Rhubarb 2020

ST EDWARD’S r h u b a r b


let us know if they thought things could be improved. The feedback was overwhelmingly positive from pupils and parents which was really pleasing. One of the things I really enjoyed seeing grow was the communal staff help and advice page that developed, where technical (and sometimes less technical) top tips were shared on how to improve their teaching. Did anything surprise you? I guess the big surprise was that I could actually do my job from the relative comfort of my home. I missed not seeing the pupils and staff each day and being able to pop into the Dining Room and take the temperature of the School. Seeing colleagues and pupils on Zoom wasn’t quite the same. What were a couple of your highlights during this period? At the start of each week I would send out an email to the community highlighting everything that the pupils (and staff) could get involved in, ranging from activities and competitions, such as a recipe of the week, to live sports sessions, and community projects that pupils could participate in. My personal favourites over the period were watching the Friday at Five concerts, where pupils submitted a video of a piece of music they had played. I was less keen, though, on being outshone by Adam Moffatt, the Head of Rowing, on the football skills challenge. What are you looking forward to most when the pupils and teachers will be back on site at Teddies? One thing that the lockdown demonstrated was how much everyone values the communal events here at Teddies, and in many ways it is what makes boarding school life so enjoyable. Playing in the orchestra or in a sports fixture, going to Chapel or into Oxford with friends, completing an expedition are all things that we took for granted before the pandemic, as well as, of course, being in a classroom with others. Whilst we won’t get back to completely normal service in September, and things will no doubt feel a little different, I am looking forward to helping to get all these things up and running again in the Autumn Term at some point.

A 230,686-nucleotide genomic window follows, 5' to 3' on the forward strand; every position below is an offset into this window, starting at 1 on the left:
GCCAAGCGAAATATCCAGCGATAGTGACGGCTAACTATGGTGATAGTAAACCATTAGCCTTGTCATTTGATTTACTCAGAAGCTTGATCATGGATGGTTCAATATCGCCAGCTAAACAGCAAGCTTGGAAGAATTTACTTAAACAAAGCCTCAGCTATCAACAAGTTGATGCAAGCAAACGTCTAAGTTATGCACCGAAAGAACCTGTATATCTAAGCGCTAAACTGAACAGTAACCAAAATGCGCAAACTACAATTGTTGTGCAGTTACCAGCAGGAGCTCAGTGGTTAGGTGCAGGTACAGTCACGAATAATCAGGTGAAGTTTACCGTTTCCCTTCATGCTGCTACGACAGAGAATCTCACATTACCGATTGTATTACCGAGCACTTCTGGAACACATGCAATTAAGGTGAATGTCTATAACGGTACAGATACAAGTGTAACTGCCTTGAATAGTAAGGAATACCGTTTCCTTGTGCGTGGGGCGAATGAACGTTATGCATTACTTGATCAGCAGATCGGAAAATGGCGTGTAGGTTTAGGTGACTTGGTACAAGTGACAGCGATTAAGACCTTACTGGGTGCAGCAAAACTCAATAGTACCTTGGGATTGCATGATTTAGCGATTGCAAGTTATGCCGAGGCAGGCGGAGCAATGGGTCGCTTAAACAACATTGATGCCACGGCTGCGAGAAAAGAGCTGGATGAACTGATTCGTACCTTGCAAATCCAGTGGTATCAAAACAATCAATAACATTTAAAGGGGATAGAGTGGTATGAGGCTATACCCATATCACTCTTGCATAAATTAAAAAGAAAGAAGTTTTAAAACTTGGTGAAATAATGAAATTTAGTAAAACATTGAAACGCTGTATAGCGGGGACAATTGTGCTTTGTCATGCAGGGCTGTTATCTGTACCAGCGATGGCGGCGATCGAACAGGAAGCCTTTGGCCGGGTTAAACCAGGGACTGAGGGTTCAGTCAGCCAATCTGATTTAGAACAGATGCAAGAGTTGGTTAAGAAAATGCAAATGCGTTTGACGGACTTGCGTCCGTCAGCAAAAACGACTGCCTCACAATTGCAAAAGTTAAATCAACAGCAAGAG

VIRTUAL TEDDIES School life during lockdown As we look back at the last Summer Term, when school life and learning moved online, we talk to Sub-Warden Tony Darby about what it was like at Teddies during lockdown, how the School adapted and what we learnt from this unprecedented time in our history.

This must have been a challenging time for teachers and pupils alike. How did everyone cope? Making sure that things moved seamlessly over to an online learning environment in such a short space of time was a huge challenge for all the staff involved and I have to admit that I was extremely nervous when the Summer Term began, not sure how things might pan out. There was the occasional teething problem, particularly as everyone was coping with a whole new way of learning via their computers, but I have always thought that one of the reasons I love working at Teddies is the sense of community, and it was fantastic to see all the staff pulling together and changing how they worked, and the pupils completely engaging with what we put on for them. What was the feedback from the pupils? We kept trying to tweak things on the back of the surveys that we conducted, as well as encouraging everyone to

We heard a lot about Virtual Teddies during the lockdown period but what did it really mean? When we took the decision to close the site and move to an online offering in March, it felt like such a momentous decision and something that I couldn’t have envisaged just a few weeks previously, before anyone had heard of Covid-19. There had obviously been lots of conversations about contingencies and what we would need to do. We were a little fortunate in that the timing of the physical closure meant that we had the Easter holiday to take stock of how we might implement a whole new way of learning. The academic offering clearly had to be the priority, ensuring that the pupils learning wasn’t adversely affected, but there was also a sense that it was important we kept as much going in terms of support for the pupils, alongside activities, so that no one felt lost and isolated from the School. Trying to do all of this through a laptop felt pretty daunting!


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